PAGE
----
According to a new study by researchers at the University of Illinois, there is an epidemic of sexual harassment and even assault in US middle schools that has affected more than one in five students between fifth and eighth grade.
The study has found that 21 percent of middle school students surveyed have experienced some form of physical sexual harassment. According to students that were interviewed, they have been rubbed up against sexually, forced to kiss another student, or being slapped on the rear. In total, 27 percent of girls and 25 percent of boys say they have experienced physical or verbal sexual harassment or violence.
Students report that these incidents are most common in hallways and gym class.
Students also say that the behavior often gets dismissed as a joke. Researchers say students replied with “you get used to it” or “it doesn’t really bother me anymore.”
Sarah Rinehart, Dorothy Espelage, and Namrata Doshi, the authors of the study, wrote “It’s a cause of concern that these youth are at such a young age dismissive of behaviors that are clearly distressing. It seems indicative of a broader societal force to normalize and legitimize sexually violent acts. This study indicated that middle school youth have experienced a wide range of upsetting sexual violence experience that seems to be unaddressed by adults in these schools.”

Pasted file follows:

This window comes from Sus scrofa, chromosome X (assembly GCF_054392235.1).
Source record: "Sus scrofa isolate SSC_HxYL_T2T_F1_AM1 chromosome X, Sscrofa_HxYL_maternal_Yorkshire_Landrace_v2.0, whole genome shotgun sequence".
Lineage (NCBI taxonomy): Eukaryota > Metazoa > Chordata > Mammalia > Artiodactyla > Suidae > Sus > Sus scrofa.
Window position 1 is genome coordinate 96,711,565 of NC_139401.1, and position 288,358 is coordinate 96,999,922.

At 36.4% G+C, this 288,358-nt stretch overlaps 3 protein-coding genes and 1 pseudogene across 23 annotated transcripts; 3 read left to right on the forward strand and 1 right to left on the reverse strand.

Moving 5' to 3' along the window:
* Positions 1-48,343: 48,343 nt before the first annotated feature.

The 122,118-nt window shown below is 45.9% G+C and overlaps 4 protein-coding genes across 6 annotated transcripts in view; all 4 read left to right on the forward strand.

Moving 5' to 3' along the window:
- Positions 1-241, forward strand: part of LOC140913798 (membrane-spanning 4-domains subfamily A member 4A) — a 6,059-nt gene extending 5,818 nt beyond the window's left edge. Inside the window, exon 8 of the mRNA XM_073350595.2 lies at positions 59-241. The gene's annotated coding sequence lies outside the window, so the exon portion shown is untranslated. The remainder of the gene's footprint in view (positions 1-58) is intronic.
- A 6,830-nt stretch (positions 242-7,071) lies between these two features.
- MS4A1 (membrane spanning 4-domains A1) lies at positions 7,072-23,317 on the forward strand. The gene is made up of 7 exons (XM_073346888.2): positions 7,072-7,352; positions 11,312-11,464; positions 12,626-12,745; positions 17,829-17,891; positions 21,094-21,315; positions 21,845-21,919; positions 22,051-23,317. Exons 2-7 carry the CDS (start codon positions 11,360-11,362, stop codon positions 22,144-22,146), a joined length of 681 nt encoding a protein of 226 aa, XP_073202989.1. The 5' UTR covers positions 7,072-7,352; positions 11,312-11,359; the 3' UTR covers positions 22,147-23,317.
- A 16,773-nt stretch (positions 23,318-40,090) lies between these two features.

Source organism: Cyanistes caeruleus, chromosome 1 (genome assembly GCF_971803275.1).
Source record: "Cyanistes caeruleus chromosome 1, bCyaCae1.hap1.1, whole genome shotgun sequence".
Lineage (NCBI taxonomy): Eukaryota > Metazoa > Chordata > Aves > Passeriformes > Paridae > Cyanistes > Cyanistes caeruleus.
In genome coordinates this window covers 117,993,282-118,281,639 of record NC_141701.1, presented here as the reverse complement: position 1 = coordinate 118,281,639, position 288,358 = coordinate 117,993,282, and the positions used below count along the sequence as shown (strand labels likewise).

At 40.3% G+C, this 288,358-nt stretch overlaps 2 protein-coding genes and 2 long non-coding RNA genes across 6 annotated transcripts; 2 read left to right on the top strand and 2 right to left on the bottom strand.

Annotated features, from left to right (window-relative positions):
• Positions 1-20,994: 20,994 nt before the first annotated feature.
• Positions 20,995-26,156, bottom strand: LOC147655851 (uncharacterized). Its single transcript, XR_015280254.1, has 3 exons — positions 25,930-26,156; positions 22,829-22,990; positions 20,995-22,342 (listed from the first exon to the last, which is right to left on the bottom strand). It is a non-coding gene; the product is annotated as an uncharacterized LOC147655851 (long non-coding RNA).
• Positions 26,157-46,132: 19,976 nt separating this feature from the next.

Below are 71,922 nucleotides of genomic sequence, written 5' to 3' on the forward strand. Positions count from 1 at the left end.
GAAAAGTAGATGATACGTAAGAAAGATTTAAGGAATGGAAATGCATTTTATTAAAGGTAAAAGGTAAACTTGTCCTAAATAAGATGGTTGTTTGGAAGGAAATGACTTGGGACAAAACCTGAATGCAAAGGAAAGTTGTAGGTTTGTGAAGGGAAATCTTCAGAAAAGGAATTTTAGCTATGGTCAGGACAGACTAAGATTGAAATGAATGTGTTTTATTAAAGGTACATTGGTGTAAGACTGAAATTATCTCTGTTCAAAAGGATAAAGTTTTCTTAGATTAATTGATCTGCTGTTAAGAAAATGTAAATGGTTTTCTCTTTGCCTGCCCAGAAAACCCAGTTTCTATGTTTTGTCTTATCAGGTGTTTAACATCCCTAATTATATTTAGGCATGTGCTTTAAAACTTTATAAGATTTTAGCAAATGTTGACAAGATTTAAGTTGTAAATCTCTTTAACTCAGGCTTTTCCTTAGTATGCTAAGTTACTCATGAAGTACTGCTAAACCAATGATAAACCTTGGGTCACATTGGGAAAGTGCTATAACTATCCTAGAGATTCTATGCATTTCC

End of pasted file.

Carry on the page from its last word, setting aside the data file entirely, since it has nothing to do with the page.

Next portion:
The study also notes that students who are exposed to this type of behavior are more predisposed to risky behavior, decline in academic performance, depression, anxiety, and even suicide.
Espelage tells reporters that “Schools need to go beyond just putting a sexual harassment policy in a handbook and having parents and students sign off on it. It’s a shame the [Department of Education] has to threaten them in some ways. A school could have public funds pulled and be put under investigation. It’s a shame you have to pull that card.”